The Sainte Chapelle in Paris
Located on the Ile de la Cite, which is an island in the middle of the River Seine, the Sainte Chapelle is a small chapel that has become one of the renowned historical monuments in Paris and a museum with some very unique features that makes it an ideal place to visit whilst on holiday in Paris.
History of Sainte Chapelle
It was King Louis IX who wanted a chapel built that he could go to for worship but be only a short walk from his palace, and also for somewhere he could keep his relics, so the original plans of the chapel date back to the year 1241, which were mainly attributed to Pierre de Montreuil, who had completed the south facade of the Notre Dame Cathedral.
The specific site was eventually chosen on the Ile de la Cite, which was close to the Notre Dame Cathedral and also to La Conciergerie, which is the oldest remaining part of the first palace for the Kings of France. And construction on the Sainte Chapelle started in 1246, yet incredibly, the whole chapel was completed by 1248 and consecrated on 26th April that very same year.
When the construction was completed the Sainte Chapelle was and still is a masterpiece of flamboyant Gothic architecture and there were actually two sanctuaries that were built on top of each other and just like many church walls that were decorated in the Middle Ages, the lower chapel was decorated with an Annunciation, which today is the oldest wall painting in Paris.
However, the upper chapel is where you can really get to see the beauty of this place with its vaulted ceiling and this floor was reserved for King Louis and his court along with his religious relics he had collected.
In fact, King Louis was very different from many devout aristocrats that regularly swiped relics, he would paid large amounts of money for some, such as the Crown of Thorns and a part of the True Cross that were purchased from the impoverished Emporor Baldwin II in Constantinople. And apparently, these relics alone cost over three times what it cost to build the chapel!
When visiting the Chapelle you will be able to see the 15 fabulous stained glass windows in the upper chapel that depict 1,113 scenes from the Old Testament and the Passion of Christ and two thirds of these are original from when the Sainte Chapelle was first built, which is rather a miracle in itself, as many places were destroyed through the French Revolution.
However, because the chapel was converted into an administrative office, a lot of the stained glass windows were covered by cabinets and therefore they were protected from vandalism during the French Revolution, even though some other aspects of the chapel, such as the choir stalls and the spire were demolished.
Unfortunately most of the relics that King Louis had acquired were also removed or destroyed, but the remaining ones are now held in the treasury of Notre Dame.
As on the inside of the Sainte Chapelle, on the outside you can also see the unique stained glass windows which radiate different lights and colours and today there is another spire in place.
It was back in the 19th century that the Sainte Chapelle was restored by Eugene-Emmannuel Viollet-le-Duc who was a Gothic revival architect and restorer of French medieval buildings, along with Jean-Bapiste Lassus, who was also an architect and historian.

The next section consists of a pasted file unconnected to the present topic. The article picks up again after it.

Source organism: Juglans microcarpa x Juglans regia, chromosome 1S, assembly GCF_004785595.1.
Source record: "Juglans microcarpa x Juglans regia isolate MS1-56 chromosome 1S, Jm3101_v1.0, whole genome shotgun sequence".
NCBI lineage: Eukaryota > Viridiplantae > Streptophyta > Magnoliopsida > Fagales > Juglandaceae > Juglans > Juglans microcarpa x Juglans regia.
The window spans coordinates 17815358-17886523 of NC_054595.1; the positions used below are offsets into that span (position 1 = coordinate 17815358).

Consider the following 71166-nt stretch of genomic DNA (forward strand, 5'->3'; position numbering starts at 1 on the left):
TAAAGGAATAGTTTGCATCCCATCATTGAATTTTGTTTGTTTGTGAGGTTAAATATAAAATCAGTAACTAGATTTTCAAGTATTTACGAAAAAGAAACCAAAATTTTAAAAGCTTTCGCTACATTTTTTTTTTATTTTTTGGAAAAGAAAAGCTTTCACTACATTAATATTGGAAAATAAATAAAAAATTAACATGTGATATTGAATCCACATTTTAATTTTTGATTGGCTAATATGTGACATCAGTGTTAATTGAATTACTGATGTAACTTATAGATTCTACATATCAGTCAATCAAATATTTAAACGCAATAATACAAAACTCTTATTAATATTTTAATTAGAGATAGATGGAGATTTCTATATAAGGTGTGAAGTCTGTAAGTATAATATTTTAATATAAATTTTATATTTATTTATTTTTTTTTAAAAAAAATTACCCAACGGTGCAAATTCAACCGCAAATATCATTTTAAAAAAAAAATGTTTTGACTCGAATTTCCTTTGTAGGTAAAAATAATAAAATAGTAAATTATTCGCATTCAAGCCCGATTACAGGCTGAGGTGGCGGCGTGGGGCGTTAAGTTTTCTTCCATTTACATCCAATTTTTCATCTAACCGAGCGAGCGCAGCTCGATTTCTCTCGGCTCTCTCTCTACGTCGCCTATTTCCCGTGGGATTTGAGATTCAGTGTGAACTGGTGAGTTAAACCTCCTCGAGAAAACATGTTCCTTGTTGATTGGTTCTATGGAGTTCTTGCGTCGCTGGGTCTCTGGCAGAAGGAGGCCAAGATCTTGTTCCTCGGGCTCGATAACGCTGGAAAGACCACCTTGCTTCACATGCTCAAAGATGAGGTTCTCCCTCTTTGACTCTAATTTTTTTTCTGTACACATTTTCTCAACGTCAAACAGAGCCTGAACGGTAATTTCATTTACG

They focused on the interior, but also the spire that had been brought down in the French Revolution and the design of the spire by Eugene-Emmanuel Viollet-le-Duc was a replica of the 15th century spire that is over 30m high and made of cedar.
Visiting the Sainte Chapelle in Paris
You can get to the Ile de la Cite in a variety of different ways, and due to its location you can get to see some of the other famous landmarks and monuments in Paris like the Conciergerie and Notre Dame Cathedral, as these are only a short walk from the Sainte Chapelle itself.
You can reach this spectacular landmark in Paris via the Metro station Cite on line 4 or by Paris bus on lines 21, 27, 38, 85 and 96. The Batobus, that runs just like a bus service, but on water up and down the River Seine, which is also another way you can get to the Sainte Chapelle whilst you are on holiday in Paris.
The chapel is open every day of the year except for 1st January, 1st May and the 25th December and on other National French holidays, but we would like to point out that access to this chapel is controlled by the Gendarmerie, which is French police. And it is therefore strictly forbidden for any visitor to be in possession of any metal objects such as knives, scissors and any other sharp metal instrument.
From the start of March through to the end of October the Sainte Chapelle is open from 9.30am through to 6pm and from the start of November through to the end of February it opens from 9am to 5pm.
However from mid May through to mid September the chapel is also open later on a Wednesday evening right up until 9pm although the last entry is always 30 minutes before closing time.
Unaccompanied visits are available with a guide booklet available in different languages, which are French, English, German, Spanish, Italian and Japanese, but there are also guided visits available in French, English and Spanish along with lectures and group visits that are all available upon reservation.
As of 2012 the cost for entry is €8.50 but people under the age of 18 who are accompanied by an adult have free admission, yet there is also a reduced rate available for the disabled and the person accompanying them.
However, if you wish to experience more on the Ile de la Cite island in the River Seine, then you could also visit The Conciergerie, which is located adjacent to the Sainte Chapelle and is the oldest prison in France where Marie-Antoinette was detained. So if you choose to do this, then you can purchase a combined ticket and as of 2012, this is a cost of €12.50.